Jeremy Goldman’s Firebrand Group Changes Hands, Rebrands as Proponent


CommPRO Editorial Staff

Warren Buffett was once quoted as saying, “be fearful when others are greedy and greedy when others are fearful.” Author, columnist, and international speaker Jeremy Goldman took that advice and applied it to his own career path of entrepreneurship in a shocking way. He did this by exiting his own company, Firebrand Group, the agency he launched six years ago, and exiting for new challenges. Some may ask why, given that we read all the time about the perks of entrepreneurship and how being an entrepreneur is the new rock star and how it gives a professional major bragging rights.

“For the private sector to continue to grow, we need successful entrepreneurs to go in-house,” Goldman explains. “The market is hot right now, but change agents need to serve as intrapreneurs within enterprises for this bullish economy to continue.”

It pays to know when to sell. In fact, selling a business is difficult: according to some estimates, roughly 20 to 30 percent of all businesses put up for sale wind up selling. At the same time, it is a hot market for selling a business, with 2018 being the third consecutive year in which a record number of small businesses exchanged hands. It became apparent that it was the right time for Goldman to sell Firebrand Group, which will be furthermore known as Proponent.

Terms of the deal were not disclosed.

Goldman was inspired to bootstrap a firm, Firebrand Group, focused on creating and re-energizing brands to embrace the power of digital. The agency grew for six consecutive years and included the likes of Movado, Colgate, L’Oreal, Amtrak, and the U.S. Marine Corps among its clientele.

 In addition to autonomy, people launch businesses to challenge themselves on their own terms. In large part, that’s why Goldman started his own business. After six years, he felt it was time for a new one.

While entrepreneurship is often an understood discipline, the concept of intrapreneurship –  acting in the manner of an entrepreneur within a larger enterprise – is newer and less understood. And yet, it is a growing field. Companies that focus on intrapreneurs such as Goldman are rewarded: nearly one in four dollars Google generates comes from employees’ intrapreneurial pursuits.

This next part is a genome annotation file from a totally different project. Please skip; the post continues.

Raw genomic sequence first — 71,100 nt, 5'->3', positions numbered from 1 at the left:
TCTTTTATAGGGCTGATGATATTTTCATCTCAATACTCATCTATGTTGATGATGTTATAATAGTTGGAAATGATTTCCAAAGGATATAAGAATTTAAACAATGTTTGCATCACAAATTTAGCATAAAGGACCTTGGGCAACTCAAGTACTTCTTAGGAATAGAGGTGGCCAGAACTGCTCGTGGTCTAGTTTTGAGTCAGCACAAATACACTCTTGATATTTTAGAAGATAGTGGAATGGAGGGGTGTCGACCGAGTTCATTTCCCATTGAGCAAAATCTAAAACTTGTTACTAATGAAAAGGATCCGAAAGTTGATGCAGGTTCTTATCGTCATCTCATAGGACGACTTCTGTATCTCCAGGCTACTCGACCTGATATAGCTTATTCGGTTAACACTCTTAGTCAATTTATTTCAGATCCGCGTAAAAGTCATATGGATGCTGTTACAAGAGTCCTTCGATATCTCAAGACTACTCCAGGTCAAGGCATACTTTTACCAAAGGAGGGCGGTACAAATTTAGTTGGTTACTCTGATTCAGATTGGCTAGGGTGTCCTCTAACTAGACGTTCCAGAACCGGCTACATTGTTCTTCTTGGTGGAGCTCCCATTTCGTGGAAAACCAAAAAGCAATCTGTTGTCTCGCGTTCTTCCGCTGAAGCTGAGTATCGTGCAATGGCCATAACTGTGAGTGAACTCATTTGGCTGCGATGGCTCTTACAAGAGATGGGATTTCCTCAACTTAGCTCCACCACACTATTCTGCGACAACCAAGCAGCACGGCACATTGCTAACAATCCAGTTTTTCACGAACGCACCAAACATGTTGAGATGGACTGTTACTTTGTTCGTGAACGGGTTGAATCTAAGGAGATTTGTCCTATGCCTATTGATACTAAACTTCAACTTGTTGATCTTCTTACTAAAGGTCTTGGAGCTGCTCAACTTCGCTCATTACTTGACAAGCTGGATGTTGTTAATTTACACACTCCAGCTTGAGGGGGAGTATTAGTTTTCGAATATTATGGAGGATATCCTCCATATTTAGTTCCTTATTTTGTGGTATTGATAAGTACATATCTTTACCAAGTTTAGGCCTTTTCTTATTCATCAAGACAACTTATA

Goldman sold to an outside group, which installed Firebrand’s former creative director, Grant Newton, as the company’s new CEO. The agency is in the process of being rebranded as Proponent.

It was important to Goldman to keep his team together in some fashion, which he largely accomplished with this transaction.

About Jeremy Goldman

Jeremy Goldman came to prominence in the mid-00s. After developing a clone of Facebook aimed at higher ed institutions in 2006, he walked away from potential funding to begin a long career in beauty. Goldman became an early proponent of helping brands such as Jurlique, Kiehl’s, Temptu, and others move their sales from low margin retail channels to ecommerce, producing far higher margins for brands.

After being hand-selected to launch a luxury startup for Unilever in 2011, Goldman was presented the opportunity to write a book teaching brands how to leverage social media for business success. That book, Going Social, eventually became the #1 best-selling social media book on Amazon.

 In addition to Going Social, Goldman is the co-author of Getting to Like, a frequent contributor to Inc., Harvard Business Review, and The Next Web, and an international keynote.

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